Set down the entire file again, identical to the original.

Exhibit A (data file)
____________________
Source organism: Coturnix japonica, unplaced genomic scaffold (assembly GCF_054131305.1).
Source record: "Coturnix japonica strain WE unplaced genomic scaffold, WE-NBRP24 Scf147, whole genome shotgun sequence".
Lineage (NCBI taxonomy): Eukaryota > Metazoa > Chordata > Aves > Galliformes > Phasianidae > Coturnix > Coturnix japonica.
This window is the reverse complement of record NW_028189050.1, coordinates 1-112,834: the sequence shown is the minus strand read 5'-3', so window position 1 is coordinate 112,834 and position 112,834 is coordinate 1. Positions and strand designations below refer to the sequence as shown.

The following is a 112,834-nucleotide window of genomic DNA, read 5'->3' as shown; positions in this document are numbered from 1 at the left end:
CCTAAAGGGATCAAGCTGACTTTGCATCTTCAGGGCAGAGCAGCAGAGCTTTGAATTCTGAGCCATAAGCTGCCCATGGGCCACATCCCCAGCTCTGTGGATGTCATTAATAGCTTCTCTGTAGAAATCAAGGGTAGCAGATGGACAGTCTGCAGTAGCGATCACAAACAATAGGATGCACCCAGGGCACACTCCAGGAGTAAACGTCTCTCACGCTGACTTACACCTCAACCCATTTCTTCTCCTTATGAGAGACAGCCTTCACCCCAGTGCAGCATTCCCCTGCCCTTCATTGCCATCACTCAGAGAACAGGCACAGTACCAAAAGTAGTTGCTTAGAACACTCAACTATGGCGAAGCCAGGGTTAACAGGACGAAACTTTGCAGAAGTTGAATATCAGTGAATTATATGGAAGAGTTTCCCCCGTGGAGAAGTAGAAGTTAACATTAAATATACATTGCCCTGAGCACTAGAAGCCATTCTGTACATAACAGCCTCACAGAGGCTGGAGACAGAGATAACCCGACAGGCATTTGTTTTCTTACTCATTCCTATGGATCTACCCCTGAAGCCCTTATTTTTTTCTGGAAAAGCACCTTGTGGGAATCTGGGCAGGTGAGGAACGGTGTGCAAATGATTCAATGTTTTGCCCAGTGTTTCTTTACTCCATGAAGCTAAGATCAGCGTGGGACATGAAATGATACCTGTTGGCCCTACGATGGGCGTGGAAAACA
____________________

Source organism: Coturnix japonica, unplaced genomic scaffold (assembly GCF_054131305.1).
Source record: "Coturnix japonica strain WE unplaced genomic scaffold, WE-NBRP24 Scf147, whole genome shotgun sequence".
Lineage (NCBI taxonomy): Eukaryota > Metazoa > Chordata > Aves > Galliformes > Phasianidae > Coturnix > Coturnix japonica.
This window is the reverse complement of record NW_028189050.1, coordinates 1-112,834: the sequence shown is the minus strand read 5'-3', so window position 1 is coordinate 112,834 and position 112,834 is coordinate 1. Positions and strand designations below refer to the sequence as shown.

The following is a 112,834-nucleotide window of genomic DNA, read 5'->3' as shown; positions in this document are numbered from 1 at the left end:
CCTAAAGGGATCAAGCTGACTTTGCATCTTCAGGGCAGAGCAGCAGAGCTTTGAATTCTGAGCCATAAGCTGCCCATGGGCCACATCCCCAGCTCTGTGGATGTCATTAATAGCTTCTCTGTAGAAATCAAGGGTAGCAGATGGACAGTCTGCAGTAGCGATCACAAACAATAGGATGCACCCAGGGCACACTCCAGGAGTAAACGTCTCTCACGCTGACTTACACCTCAACCCATTTCTTCTCCTTATGAGAGACAGCCTTCACCCCAGTGCAGCATTCCCCTGCCCTTCATTGCCATCACTCAGAGAACAGGCACAGTACCAAAAGTAGTTGCTTAGAACACTCAACTATGGCGAAGCCAGGGTTAACAGGACGAAACTTTGCAGAAGTTGAATATCAGTGAATTATATGGAAGAGTTTCCCCCGTGGAGAAGTAGAAGTTAACATTAAATATACATTGCCCTGAGCACTAGAAGCCATTCTGTACATAACAGCCTCACAGAGGCTGGAGACAGAGATAACCCGACAGGCATTTGTTTTCTTACTCATTCCTATGGATCTACCCCTGAAGCCCTTATTTTTTTCTGGAAAAGCACCTTGTGGGAATCTGGGCAGGTGAGGAACGGTGTGCAAATGATTCAATGTTTTGCCCAGTGTTTCTTTACTCCATGAAGCTAAGATCAGCGTGGGACATGAAATGATACCTGTTGGCCCTACGATGGGCGTGGAAAACA